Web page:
If you're puzzled about how to swing or tilt to extend focus here's where the “Schiempflug Principle" comes in. It states that the planes of the film (camera back), lens and subject should intersect at a common line. Think of a partly opened book; the planes of the film (front cover), subject (back cover) and lens (in between page) all meet in the spine of the book. That gets you in the ballpark -- the rest you do by eyeball changing the exact angle of tilt and focus until everything is sharp --and make sure you use a loupe to be critical.
Not only can you raise the lens to keep upward lines parallel but you can drop it, to the same effect, when looking down from a high spot like a building top. Here's where some field cameras get into trouble. While the lens can be easily raised in its track to shoot upward it normally centers in the fully down position so the only way to lower it is to drop the bed to a downward angle and bring the lens back to parallel with the back. It's a clumsy process and as the lens gets shorter its position, further back up the track, approaches the hinge, so there is- less and less drop. Monorails have a multiple advantage here. Some leave space on the lens standard for further drop and almost all let you raise the back -- an equivalent move (very few field cameras can do this).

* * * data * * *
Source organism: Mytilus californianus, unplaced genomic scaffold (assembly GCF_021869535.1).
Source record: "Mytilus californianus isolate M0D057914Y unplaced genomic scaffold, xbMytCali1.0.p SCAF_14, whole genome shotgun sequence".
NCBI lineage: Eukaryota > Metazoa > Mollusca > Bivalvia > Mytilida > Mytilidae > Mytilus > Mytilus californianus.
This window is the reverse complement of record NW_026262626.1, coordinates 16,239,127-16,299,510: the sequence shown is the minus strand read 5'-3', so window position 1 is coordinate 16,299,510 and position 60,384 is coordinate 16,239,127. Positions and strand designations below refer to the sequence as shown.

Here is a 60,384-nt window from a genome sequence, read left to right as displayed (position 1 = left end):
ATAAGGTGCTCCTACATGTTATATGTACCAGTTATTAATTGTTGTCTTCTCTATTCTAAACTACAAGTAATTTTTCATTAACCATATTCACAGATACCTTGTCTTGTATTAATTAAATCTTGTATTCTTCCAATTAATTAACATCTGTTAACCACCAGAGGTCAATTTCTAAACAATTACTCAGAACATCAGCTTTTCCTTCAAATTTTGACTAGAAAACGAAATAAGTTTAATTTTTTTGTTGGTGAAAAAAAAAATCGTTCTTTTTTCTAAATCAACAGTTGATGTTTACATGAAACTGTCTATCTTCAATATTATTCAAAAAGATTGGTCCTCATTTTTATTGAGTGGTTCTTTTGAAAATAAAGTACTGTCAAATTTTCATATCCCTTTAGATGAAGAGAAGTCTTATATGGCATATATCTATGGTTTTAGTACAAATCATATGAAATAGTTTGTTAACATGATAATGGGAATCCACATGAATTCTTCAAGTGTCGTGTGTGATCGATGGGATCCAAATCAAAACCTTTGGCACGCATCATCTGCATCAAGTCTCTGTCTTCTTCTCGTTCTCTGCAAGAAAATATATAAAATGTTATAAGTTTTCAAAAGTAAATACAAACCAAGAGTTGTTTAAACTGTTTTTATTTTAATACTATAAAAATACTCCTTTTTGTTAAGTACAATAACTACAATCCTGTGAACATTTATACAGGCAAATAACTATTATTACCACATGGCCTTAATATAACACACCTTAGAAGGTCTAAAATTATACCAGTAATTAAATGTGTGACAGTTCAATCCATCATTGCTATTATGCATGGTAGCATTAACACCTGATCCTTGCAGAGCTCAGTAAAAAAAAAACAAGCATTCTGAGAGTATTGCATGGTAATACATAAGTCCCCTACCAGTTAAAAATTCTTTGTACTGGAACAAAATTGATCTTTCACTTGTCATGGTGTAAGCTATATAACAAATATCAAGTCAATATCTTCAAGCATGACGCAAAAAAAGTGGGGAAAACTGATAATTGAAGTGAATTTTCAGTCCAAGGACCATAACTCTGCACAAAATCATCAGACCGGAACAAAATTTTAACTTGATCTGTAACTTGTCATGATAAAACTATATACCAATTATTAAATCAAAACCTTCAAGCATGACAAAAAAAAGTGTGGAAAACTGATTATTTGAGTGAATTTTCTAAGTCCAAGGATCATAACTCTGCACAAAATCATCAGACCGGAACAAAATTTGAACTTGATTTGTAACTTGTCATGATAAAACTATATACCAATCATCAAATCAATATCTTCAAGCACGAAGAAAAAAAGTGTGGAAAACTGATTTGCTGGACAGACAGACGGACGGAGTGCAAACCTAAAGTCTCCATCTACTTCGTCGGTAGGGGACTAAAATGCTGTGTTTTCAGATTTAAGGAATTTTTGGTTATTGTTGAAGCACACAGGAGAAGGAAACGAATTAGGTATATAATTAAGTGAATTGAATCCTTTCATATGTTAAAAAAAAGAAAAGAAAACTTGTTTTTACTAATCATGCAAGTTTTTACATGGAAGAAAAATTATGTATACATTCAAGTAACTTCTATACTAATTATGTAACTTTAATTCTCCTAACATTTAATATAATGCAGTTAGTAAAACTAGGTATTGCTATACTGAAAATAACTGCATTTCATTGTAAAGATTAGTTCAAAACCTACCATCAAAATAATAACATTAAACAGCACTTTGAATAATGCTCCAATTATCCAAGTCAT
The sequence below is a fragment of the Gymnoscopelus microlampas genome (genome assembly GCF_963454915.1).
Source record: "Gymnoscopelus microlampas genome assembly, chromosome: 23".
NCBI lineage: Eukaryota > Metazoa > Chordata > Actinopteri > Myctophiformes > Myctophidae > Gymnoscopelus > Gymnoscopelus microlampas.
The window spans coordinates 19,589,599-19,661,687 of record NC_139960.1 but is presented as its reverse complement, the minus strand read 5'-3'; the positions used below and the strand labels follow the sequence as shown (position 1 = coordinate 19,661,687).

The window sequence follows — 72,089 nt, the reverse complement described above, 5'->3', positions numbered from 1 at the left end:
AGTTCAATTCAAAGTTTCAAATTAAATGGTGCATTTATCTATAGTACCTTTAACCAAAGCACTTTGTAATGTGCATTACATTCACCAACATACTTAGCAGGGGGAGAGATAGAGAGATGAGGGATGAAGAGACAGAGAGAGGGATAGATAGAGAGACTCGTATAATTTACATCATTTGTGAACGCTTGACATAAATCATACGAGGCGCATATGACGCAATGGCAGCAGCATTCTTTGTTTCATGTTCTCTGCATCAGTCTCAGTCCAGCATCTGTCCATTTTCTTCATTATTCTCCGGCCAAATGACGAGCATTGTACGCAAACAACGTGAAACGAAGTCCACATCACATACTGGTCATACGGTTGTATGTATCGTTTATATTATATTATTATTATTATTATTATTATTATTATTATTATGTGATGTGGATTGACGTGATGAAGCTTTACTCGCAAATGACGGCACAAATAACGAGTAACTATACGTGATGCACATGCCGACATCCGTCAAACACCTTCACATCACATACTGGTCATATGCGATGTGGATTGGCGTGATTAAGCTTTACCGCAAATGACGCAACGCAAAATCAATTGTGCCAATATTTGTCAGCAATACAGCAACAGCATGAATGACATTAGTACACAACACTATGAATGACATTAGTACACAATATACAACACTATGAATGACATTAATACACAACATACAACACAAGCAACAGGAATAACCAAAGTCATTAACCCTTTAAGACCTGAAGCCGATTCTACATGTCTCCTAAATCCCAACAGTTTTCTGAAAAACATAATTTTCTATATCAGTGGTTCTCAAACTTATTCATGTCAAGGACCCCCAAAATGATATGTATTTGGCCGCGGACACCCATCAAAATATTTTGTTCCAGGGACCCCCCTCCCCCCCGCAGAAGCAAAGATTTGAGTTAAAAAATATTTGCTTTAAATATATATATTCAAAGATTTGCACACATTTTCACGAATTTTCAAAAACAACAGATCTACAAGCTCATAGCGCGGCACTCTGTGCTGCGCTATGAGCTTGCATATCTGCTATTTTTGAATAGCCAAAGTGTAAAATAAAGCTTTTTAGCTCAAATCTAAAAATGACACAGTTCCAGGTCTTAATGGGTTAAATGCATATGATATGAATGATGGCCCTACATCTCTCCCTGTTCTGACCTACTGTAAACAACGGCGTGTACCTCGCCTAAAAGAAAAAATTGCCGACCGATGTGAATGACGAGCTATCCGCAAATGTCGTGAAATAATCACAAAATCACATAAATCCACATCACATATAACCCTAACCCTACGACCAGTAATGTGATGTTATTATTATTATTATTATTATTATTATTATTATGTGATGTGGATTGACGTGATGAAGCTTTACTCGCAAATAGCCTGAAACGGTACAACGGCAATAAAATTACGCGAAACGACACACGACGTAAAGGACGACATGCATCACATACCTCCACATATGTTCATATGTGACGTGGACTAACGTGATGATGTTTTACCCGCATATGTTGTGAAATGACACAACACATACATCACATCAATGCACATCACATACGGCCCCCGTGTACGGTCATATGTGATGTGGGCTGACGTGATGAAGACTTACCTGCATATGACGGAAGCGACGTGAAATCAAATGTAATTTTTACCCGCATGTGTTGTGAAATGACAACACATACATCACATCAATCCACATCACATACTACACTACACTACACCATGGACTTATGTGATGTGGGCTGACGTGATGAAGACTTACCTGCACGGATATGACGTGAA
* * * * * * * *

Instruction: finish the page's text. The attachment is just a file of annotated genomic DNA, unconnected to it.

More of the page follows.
Monorails also have an advantage with macro work near the 1:1 image/object size ratio. When you approach 1:1, focusing the lens seems to change image size but never comes to exact focus unless you move the whole camera (and tripod) one millimeter or so, a hugely tedious process. In that working range focusing
e back is the neat and quick way to sharpen up and only the monorails have a geared, freely focusing back (well actually some expensive field cameras do have limited back focus). The 35mm macro bellows usually has this advantage and the double track models go one better, by using the lower track the whole camera and lens system can be focused as a unit. This gives excellent control of the image size. Some monorail views also have unit focusing, driving the whole monorail plus camera at the mounting block.